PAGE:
• Isle of Man Harbour Commissioners, 1872–1948
          • Commissioners for Harbours, 1771–1872
      • Isle of Man Airports Board, 1948–86
      • Government Property Trustees, 1891–1986
  • Department of Home Affairs, since 1986
    • Home Affairs Board, 1981–86
      • Isle of Man Police Board, 1962–81
      • Isle of Man Broadcasting Commission, 1965–81
      • Civil Defence Commission, 1955–81
  • Department of Trade and Industry, 1996–2010
    • Department of Industry, 1986–1996
      • Industry Board, 1981–86
  • Department of Local Government and the Environment, 1986–2010
    • Local Government Board, 1894–1986
  • Department of Tourism and Leisure, 1994–2010
    • Department of Tourism and Transport, 1986–2004
      • Tourist Board, 1952–86
        • Publicity Board, 1931–52
          • Board of Advertising, 1904–31
            • Advertising Committee, 1897–1904
      • Isle of Man Passenger Transport Board, 1982–86
        • Manx Electric Railway Board, 1957–82
  • Isle of Man Office of Fair Trading, since 1998
    • Board of Consumer Affairs (1981–1998)
      • Consumer Council (1972–1981)
  • Financial Supervision Commission, since 1982
  • Insurance and Pensions Authority, since 1996
    • Insurance Authority, 1986–96
  • Isle of Man Post Office (1993)
    • Isle of Man Post Office Authority (1972–93)
  • Isle of Man Water and Sewerage Authority, since 2010
    • Isle of Man Water Authority (1985–2010)
      • Isle of Man Water and Gas Authority (1974–1985)
        • Isle of Man Water Authority (1972–1974)
        • Isle of Man Gas Authority (1972–1974)
        • Isle of Man Water Board (1946–1972)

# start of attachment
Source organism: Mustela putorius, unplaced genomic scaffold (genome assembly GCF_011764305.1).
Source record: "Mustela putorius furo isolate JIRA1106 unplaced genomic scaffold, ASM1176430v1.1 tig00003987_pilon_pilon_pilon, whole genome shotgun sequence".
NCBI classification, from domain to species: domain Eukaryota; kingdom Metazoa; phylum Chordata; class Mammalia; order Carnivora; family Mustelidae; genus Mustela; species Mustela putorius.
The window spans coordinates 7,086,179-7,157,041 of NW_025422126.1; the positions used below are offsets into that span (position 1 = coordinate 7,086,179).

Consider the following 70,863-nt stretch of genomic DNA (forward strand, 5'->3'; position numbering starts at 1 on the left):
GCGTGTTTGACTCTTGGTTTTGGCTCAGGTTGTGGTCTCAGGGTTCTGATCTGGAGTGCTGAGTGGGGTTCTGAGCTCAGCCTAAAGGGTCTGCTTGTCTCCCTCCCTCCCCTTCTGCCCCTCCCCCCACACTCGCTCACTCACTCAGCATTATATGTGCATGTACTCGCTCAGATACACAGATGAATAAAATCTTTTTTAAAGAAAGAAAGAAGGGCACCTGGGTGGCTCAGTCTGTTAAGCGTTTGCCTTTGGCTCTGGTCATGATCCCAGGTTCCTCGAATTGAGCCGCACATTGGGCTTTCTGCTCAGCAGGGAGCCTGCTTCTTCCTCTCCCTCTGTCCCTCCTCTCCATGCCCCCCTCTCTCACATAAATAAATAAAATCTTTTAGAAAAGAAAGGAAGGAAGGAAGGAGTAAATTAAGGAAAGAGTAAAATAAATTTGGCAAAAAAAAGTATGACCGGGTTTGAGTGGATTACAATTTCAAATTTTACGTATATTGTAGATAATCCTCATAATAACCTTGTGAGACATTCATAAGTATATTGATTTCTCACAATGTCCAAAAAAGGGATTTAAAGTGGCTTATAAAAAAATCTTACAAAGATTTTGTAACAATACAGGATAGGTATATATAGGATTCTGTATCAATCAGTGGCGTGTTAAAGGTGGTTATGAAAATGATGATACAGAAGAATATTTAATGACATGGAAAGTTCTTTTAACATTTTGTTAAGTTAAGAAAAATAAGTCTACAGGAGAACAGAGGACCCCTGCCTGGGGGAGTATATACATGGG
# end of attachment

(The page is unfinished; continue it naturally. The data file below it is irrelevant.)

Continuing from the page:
• Manx Electricity Authority, since 1983
    • Isle of Man Electricity Board (1932–1984)
  • Communications Commission (1989)
    • Telecommunications Commission (1985–1989)
  • Gambling Supervision Commission, up to present


  1. ^ a b "HR Management Information Report 2018-19" (PDF). Isle of Man Government.
  2. ^ "Communications and Utilities Regulatory Authority Order 2020" (PDF). Tynwald. Tynwald.
  3. ^ "Interim Chief Executive Officer takes up key role". Isle of Man Government.
  4. ^ "Dan Davies appointed Interim Chief Executive Officer at the Department of Home Affairs". Isle of Man Government.
  5. ^ "Appointment of new Chief Financial Officer". Isle of Man Government.
  6. ^ Report of the Commissioners of Inquiry for the Isle of Man, 1792
  7. ^ Report of the Departmental Committee on the Constitution etc. of the Isle of Man, 1911, Cd.5950 (the 'MacDonnell Report')
  8. ^ Report of the Commission on the Isle of Man Constitution, 1959 (the MacDermott Report')
  9. ^ Report of the Joint Working Party on the Constitutional Relationship between the Isle of Man and the United Kingdom, 1969 (the 'Stonham Report')
  10. ^ Finance Act 1958, Finance Act 1962, Police (Isle of Man) Act 1962, Governor's Financial and Judicial Functions (Transfer) Act 1976: Statutes of the Isle of Man
  11. ^ Constitution (Executive Council) (Amendment) Act 1980
  12. ^ Constitution (Executive Council) Act 1984
  13. ^ Constitution (Executive Council) (Amendment) Act 1986
  14. ^ Council of Ministers Act 1990
  15. ^ Gumbley, K F W (1988), "Government Departments and Statutory Boards", Manx Law Bulletin, 10: 61–73

External links[edit]

Coordinates: 54°09′06.6″N 4°28′48.6″W / 54.151833°N 4.480167°W / 54.151833; -4.480167